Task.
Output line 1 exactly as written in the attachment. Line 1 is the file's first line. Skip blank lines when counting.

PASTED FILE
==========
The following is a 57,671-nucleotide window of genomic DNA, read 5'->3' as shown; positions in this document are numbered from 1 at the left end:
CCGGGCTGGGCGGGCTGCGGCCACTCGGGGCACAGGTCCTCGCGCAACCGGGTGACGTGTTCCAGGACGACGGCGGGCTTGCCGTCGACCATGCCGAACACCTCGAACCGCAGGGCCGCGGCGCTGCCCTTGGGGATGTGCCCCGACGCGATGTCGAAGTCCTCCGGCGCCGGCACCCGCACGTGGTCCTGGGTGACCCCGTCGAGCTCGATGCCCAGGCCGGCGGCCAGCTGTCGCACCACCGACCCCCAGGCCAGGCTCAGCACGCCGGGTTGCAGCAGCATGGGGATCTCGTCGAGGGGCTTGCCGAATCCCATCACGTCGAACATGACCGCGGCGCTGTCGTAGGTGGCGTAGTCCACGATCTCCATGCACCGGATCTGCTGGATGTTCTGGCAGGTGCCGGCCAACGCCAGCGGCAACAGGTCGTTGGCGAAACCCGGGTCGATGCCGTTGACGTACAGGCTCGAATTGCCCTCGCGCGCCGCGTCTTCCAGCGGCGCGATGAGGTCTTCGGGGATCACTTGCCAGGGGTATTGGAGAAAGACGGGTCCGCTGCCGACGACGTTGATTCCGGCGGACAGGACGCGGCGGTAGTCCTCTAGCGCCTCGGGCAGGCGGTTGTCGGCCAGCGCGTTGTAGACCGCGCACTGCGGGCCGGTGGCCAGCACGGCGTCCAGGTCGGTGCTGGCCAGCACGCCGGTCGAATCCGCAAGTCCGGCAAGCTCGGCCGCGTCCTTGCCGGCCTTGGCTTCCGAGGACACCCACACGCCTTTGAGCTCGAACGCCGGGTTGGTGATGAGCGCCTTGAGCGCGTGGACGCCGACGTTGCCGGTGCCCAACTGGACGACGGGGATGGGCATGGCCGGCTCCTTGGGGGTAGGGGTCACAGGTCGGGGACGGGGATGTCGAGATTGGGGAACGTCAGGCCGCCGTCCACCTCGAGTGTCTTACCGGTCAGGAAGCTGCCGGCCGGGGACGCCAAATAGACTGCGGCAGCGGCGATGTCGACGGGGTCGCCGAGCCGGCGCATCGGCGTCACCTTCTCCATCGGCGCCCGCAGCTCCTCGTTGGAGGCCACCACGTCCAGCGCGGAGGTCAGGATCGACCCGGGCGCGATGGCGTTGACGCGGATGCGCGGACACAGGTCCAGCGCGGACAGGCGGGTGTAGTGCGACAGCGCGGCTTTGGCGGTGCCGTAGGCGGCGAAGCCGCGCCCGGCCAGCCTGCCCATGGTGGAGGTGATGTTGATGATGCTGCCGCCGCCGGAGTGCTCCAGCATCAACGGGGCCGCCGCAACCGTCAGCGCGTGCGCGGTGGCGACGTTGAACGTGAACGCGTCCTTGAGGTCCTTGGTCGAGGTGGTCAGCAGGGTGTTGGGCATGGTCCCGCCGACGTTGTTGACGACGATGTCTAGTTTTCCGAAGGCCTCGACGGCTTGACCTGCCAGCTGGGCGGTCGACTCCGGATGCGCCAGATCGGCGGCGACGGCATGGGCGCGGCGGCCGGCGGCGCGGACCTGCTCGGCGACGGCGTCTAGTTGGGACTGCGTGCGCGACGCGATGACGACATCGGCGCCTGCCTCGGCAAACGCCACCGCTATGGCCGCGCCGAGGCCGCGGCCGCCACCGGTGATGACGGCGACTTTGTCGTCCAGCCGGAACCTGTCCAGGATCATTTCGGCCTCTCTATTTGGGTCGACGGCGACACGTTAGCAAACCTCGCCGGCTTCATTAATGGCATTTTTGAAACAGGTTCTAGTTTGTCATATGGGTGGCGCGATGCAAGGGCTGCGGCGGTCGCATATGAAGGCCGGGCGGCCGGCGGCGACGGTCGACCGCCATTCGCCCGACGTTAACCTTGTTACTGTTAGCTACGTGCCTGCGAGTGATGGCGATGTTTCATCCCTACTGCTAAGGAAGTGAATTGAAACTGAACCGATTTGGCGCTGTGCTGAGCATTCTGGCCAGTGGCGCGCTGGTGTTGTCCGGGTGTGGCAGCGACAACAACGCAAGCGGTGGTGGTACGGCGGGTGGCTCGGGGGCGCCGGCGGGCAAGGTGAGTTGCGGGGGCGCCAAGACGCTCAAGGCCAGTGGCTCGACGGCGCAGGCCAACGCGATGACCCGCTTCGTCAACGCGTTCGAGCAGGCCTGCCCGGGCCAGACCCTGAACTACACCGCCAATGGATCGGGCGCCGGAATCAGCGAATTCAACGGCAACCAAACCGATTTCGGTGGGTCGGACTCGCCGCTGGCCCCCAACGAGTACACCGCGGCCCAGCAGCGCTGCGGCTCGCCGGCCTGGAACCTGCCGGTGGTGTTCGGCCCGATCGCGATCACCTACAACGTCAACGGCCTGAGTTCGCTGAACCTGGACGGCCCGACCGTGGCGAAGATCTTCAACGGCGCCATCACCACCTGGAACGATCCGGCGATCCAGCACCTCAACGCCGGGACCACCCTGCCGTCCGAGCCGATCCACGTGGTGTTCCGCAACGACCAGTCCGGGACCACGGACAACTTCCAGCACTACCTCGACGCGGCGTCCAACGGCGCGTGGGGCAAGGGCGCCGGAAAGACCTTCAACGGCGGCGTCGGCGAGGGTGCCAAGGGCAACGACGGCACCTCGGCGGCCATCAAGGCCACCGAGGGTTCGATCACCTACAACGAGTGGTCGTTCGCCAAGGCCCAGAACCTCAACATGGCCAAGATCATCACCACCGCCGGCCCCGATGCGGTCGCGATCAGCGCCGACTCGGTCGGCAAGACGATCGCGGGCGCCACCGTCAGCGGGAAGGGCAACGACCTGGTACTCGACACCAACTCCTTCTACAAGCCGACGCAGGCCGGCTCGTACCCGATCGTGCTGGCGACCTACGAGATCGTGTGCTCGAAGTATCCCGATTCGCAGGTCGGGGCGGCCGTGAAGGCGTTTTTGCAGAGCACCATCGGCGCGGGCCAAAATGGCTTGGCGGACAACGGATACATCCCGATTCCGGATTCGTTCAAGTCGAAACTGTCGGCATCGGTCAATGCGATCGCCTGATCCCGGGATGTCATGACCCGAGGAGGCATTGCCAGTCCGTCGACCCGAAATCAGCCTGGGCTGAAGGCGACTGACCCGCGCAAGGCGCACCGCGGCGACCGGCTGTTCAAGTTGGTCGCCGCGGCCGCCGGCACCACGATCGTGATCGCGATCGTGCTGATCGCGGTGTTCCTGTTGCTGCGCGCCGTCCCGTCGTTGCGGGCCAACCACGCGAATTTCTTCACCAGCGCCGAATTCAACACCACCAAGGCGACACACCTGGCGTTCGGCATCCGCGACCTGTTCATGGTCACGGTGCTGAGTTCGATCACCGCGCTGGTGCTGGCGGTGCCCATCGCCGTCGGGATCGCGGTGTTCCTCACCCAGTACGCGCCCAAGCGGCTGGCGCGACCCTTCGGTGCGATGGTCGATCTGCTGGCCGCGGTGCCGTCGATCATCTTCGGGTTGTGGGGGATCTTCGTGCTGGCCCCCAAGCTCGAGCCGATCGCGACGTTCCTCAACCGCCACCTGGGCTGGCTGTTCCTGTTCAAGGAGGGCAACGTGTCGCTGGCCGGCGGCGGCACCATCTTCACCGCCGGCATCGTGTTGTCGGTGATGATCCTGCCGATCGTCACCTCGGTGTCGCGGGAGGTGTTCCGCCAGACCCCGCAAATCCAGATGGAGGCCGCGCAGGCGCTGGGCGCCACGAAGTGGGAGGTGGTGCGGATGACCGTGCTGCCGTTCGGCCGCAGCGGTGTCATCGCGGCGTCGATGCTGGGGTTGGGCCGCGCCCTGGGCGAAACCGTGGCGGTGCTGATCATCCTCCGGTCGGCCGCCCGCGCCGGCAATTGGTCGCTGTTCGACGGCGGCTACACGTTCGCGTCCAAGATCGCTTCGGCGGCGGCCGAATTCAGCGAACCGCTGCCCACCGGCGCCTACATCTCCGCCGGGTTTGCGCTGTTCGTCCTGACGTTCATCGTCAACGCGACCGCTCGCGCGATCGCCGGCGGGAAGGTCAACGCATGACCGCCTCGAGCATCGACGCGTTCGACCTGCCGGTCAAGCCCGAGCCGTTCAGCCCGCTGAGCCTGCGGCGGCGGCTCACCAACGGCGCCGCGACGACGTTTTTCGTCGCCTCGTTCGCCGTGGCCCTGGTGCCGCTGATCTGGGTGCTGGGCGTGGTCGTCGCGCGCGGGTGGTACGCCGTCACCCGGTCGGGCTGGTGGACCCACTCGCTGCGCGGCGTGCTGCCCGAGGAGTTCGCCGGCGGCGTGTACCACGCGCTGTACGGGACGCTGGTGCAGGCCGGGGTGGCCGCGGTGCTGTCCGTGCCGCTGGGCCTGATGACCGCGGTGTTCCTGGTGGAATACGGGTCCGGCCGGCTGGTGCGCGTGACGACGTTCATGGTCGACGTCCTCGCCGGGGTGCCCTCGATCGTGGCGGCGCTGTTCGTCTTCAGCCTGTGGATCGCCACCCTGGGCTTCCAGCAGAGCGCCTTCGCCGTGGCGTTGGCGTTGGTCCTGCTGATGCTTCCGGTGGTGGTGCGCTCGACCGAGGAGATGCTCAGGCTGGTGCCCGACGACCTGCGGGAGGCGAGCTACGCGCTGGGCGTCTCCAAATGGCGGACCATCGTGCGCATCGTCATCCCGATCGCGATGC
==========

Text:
The following is a 57,671-nucleotide window of genomic DNA, read 5'->3' as shown; positions in this document are numbered from 1 at the left end: